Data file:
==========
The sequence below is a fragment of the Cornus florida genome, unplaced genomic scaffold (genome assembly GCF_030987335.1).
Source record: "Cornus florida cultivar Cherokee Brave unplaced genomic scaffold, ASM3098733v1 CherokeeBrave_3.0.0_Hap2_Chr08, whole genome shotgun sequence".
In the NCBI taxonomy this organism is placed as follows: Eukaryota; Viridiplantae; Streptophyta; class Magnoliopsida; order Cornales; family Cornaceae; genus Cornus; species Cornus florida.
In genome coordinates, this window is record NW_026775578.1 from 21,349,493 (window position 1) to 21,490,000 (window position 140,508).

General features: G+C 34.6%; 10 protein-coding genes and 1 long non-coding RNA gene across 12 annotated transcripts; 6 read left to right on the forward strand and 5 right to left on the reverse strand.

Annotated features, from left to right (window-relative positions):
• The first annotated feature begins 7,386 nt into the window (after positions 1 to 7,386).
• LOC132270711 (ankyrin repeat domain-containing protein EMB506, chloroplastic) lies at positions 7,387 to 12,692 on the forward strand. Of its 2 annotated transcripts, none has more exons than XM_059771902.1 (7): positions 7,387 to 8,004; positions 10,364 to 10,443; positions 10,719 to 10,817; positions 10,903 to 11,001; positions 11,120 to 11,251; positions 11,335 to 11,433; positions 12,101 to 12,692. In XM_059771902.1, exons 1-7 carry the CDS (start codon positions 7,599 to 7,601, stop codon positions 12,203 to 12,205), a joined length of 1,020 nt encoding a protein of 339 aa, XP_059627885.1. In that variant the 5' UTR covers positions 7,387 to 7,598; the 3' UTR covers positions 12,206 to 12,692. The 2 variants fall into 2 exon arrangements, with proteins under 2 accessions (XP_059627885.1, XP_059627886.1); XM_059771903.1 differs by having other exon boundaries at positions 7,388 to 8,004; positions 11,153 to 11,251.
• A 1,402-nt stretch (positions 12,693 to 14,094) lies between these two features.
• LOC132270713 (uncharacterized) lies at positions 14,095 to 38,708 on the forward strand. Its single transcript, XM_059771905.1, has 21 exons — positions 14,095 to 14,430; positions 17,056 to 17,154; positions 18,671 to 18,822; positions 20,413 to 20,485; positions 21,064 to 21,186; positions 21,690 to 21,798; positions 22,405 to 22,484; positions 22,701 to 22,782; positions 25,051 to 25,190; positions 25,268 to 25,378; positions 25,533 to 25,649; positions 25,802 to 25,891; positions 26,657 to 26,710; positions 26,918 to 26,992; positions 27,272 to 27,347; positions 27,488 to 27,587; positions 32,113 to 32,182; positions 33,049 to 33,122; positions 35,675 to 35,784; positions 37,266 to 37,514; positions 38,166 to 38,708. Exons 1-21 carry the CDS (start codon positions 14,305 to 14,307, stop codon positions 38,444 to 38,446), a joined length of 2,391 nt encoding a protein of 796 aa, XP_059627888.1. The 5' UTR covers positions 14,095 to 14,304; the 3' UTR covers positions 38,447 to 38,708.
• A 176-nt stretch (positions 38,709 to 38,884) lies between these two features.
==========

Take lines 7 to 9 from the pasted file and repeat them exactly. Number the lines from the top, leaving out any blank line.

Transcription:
• The first annotated feature begins 7,386 nt into the window (after positions 1 to 7,386).
• LOC132270711 (ankyrin repeat domain-containing protein EMB506, chloroplastic) lies at positions 7,387 to 12,692 on the forward strand. Of its 2 annotated transcripts, none has more exons than XM_059771902.1 (7): positions 7,387 to 8,004; positions 10,364 to 10,443; positions 10,719 to 10,817; positions 10,903 to 11,001; positions 11,120 to 11,251; positions 11,335 to 11,433; positions 12,101 to 12,692. In XM_059771902.1, exons 1-7 carry the CDS (start codon positions 7,599 to 7,601, stop codon positions 12,203 to 12,205), a joined length of 1,020 nt encoding a protein of 339 aa, XP_059627885.1. In that variant the 5' UTR covers positions 7,387 to 7,598; the 3' UTR covers positions 12,206 to 12,692. The 2 variants fall into 2 exon arrangements, with proteins under 2 accessions (XP_059627885.1, XP_059627886.1); XM_059771903.1 differs by having other exon boundaries at positions 7,388 to 8,004; positions 11,153 to 11,251.
• A 1,402-nt stretch (positions 12,693 to 14,094) lies between these two features.